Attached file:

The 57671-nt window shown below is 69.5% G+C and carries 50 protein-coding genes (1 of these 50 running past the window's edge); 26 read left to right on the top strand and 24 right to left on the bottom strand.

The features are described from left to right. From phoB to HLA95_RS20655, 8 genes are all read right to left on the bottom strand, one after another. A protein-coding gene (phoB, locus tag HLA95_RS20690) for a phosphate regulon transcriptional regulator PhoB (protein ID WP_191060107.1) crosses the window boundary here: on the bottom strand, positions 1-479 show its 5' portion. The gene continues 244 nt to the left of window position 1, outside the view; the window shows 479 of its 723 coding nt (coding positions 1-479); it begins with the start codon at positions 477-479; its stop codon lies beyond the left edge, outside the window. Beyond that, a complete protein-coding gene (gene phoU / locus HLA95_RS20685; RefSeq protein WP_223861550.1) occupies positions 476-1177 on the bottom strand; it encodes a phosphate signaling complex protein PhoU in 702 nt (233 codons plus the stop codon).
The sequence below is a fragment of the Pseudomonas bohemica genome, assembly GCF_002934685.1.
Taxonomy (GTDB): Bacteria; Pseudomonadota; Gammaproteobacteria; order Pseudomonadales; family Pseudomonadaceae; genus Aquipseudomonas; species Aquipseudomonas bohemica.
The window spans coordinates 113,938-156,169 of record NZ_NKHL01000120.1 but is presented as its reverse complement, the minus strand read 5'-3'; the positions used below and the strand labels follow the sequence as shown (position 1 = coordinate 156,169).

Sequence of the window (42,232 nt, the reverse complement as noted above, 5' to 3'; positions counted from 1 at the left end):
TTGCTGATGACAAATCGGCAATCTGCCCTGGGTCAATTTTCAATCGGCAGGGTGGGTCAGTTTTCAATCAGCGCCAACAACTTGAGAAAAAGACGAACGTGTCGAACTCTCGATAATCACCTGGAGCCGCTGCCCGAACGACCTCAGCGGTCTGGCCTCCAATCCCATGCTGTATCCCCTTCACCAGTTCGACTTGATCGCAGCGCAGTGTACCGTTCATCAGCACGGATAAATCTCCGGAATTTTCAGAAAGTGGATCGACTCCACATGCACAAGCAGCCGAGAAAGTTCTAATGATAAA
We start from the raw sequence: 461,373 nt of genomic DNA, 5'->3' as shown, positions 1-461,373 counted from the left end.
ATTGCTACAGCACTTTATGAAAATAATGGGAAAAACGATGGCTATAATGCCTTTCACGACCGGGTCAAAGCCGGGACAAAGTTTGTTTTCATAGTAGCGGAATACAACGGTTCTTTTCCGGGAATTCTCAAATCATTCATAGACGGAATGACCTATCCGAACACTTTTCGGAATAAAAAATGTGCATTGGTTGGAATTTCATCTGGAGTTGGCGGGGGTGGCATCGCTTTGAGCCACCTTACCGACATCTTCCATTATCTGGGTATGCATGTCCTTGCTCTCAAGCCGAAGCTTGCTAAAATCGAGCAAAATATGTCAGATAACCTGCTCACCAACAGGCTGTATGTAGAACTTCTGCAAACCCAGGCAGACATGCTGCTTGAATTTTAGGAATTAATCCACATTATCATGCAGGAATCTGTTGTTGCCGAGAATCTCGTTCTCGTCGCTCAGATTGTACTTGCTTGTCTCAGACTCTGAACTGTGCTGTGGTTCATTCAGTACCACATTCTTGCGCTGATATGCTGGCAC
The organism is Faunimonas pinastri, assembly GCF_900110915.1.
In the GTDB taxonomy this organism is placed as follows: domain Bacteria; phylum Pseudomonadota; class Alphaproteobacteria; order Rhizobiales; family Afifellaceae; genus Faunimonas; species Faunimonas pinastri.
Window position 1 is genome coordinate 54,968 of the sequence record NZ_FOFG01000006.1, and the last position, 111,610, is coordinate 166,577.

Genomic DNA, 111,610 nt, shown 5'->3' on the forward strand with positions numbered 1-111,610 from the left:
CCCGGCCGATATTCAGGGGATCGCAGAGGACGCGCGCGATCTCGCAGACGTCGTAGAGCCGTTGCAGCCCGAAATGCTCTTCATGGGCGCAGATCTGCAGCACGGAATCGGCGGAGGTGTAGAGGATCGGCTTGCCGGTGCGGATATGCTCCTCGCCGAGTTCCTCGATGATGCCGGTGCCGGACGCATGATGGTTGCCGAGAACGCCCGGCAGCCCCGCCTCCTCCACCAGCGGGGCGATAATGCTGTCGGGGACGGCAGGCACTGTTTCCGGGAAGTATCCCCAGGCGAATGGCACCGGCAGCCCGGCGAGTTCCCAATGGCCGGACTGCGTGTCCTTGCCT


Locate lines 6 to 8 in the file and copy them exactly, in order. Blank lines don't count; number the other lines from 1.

Sequence of the window (42,232 nt, the reverse complement as noted above, 5' to 3'; positions counted from 1 at the left end):
TTGCTGATGACAAATCGGCAATCTGCCCTGGGTCAATTTTCAATCGGCAGGGTGGGTCAGTTTTCAATCAGCGCCAACAACTTGAGAAAAAGACGAACGTGTCGAACTCTCGATAATCACCTGGAGCCGCTGCCCGAACGACCTCAGCGGTCTGGCCTCCAATCCCATGCTGTATCCCCTTCACCAGTTCGACTTGATCGCAGCGCAGTGTACCGTTCATCAGCACGGATAAATCTCCGGAATTTTCAGAAAGTGGATCGACTCCACATGCACAAGCAGCCGAGAAAGTTCTAATGATAAA
We start from the raw sequence: 461,373 nt of genomic DNA, 5'->3' as shown, positions 1-461,373 counted from the left end.